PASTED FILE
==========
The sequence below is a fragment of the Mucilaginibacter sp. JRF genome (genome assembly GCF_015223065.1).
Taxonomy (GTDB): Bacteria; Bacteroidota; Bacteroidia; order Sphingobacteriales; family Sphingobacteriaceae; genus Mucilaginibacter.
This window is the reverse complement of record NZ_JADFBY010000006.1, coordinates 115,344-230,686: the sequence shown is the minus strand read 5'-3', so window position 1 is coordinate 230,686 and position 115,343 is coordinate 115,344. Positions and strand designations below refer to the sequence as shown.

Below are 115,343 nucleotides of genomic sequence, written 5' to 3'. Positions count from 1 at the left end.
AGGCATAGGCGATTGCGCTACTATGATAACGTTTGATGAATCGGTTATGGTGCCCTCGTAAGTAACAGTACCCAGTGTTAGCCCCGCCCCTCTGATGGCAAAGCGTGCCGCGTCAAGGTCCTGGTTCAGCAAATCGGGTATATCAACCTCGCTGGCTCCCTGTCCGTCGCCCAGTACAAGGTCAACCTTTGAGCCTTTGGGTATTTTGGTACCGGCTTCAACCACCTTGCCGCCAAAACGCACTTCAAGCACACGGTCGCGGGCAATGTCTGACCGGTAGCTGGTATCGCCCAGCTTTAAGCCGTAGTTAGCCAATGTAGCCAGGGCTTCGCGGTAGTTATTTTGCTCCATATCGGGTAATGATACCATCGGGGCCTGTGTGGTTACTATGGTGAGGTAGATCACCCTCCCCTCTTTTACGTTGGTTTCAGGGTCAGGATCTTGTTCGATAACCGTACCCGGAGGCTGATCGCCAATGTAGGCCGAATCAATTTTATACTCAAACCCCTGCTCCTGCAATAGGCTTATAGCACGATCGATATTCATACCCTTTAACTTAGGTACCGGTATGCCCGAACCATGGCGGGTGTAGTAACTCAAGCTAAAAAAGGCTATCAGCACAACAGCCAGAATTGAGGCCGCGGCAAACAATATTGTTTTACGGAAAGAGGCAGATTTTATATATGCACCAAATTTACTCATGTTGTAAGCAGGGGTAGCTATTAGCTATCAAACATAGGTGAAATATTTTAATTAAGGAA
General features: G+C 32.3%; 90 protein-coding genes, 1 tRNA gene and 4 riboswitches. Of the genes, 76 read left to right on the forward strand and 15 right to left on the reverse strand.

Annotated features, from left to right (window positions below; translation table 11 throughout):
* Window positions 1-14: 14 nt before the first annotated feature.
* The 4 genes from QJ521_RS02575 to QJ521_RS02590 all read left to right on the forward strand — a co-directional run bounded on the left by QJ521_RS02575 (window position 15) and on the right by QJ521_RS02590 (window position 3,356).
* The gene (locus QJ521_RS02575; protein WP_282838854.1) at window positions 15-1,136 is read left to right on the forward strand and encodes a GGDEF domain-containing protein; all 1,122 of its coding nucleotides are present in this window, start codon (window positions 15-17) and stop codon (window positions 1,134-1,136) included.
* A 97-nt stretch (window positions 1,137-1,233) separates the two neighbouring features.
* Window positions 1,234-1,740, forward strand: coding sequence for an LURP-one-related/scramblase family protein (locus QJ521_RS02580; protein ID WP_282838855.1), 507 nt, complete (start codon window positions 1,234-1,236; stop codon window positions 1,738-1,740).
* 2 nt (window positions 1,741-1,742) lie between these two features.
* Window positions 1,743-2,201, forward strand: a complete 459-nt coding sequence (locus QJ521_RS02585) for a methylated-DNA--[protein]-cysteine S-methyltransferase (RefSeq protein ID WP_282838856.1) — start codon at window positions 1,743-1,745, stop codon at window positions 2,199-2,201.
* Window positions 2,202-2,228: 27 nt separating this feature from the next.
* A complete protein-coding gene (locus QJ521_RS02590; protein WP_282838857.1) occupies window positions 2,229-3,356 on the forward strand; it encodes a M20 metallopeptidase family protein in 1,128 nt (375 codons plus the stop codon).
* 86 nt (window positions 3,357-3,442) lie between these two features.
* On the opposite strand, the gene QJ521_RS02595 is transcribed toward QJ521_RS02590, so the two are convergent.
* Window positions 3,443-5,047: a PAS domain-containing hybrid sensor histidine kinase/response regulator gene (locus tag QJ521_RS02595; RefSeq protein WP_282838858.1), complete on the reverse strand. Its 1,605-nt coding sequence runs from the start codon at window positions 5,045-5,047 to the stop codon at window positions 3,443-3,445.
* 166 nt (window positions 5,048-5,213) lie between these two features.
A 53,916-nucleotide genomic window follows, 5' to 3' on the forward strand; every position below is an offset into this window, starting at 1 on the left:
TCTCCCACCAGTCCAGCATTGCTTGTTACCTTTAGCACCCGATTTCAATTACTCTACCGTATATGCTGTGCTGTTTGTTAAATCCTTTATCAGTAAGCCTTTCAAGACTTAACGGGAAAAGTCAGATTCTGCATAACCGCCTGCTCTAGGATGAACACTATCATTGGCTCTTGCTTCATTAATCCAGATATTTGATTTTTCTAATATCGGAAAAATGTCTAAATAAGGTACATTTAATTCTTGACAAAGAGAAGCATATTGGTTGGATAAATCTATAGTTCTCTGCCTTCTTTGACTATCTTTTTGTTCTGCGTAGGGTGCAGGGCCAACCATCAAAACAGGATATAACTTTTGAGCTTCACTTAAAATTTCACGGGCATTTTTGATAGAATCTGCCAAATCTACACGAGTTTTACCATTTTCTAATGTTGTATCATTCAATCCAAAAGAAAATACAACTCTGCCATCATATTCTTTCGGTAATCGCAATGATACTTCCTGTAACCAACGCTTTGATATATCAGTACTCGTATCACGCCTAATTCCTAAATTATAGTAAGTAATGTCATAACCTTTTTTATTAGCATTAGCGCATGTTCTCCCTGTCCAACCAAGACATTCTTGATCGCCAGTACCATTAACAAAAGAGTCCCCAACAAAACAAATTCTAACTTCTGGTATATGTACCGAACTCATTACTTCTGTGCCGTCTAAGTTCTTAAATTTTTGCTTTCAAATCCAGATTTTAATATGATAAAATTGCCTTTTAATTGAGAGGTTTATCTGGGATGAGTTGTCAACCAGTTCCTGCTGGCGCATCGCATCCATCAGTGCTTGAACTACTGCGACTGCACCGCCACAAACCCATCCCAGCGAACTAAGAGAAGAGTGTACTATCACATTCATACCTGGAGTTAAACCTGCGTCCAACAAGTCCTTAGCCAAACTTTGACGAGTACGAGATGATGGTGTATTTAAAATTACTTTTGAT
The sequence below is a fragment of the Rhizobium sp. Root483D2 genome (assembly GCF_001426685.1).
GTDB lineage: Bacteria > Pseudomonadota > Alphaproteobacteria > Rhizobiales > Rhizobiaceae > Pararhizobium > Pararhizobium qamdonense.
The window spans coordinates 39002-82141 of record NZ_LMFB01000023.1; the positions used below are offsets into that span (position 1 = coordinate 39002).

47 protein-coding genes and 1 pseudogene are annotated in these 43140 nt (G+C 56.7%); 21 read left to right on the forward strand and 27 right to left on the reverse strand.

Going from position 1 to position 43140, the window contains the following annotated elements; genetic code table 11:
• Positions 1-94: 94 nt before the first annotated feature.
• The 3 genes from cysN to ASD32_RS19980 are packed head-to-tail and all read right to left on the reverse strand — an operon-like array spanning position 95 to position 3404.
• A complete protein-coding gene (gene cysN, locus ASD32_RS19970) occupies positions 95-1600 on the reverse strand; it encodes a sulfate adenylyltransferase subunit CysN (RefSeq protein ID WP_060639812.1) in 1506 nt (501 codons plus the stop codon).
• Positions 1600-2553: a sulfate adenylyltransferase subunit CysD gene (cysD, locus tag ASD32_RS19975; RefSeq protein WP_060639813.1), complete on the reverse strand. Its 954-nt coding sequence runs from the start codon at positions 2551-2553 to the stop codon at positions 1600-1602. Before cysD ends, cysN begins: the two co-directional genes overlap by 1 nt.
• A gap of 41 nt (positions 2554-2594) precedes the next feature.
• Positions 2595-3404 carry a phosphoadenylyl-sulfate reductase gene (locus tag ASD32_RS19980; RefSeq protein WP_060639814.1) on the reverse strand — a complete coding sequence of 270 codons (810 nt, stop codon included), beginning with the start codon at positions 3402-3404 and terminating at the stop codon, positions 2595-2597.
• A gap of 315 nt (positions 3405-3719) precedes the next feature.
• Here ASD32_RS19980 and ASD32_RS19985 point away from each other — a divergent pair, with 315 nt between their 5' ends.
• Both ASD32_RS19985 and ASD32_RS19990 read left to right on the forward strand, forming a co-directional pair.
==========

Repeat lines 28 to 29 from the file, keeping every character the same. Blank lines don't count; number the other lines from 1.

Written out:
• Positions 1-94: 94 nt before the first annotated feature.
• The 3 genes from cysN to ASD32_RS19980 are packed head-to-tail and all read right to left on the reverse strand — an operon-like array spanning position 95 to position 3404.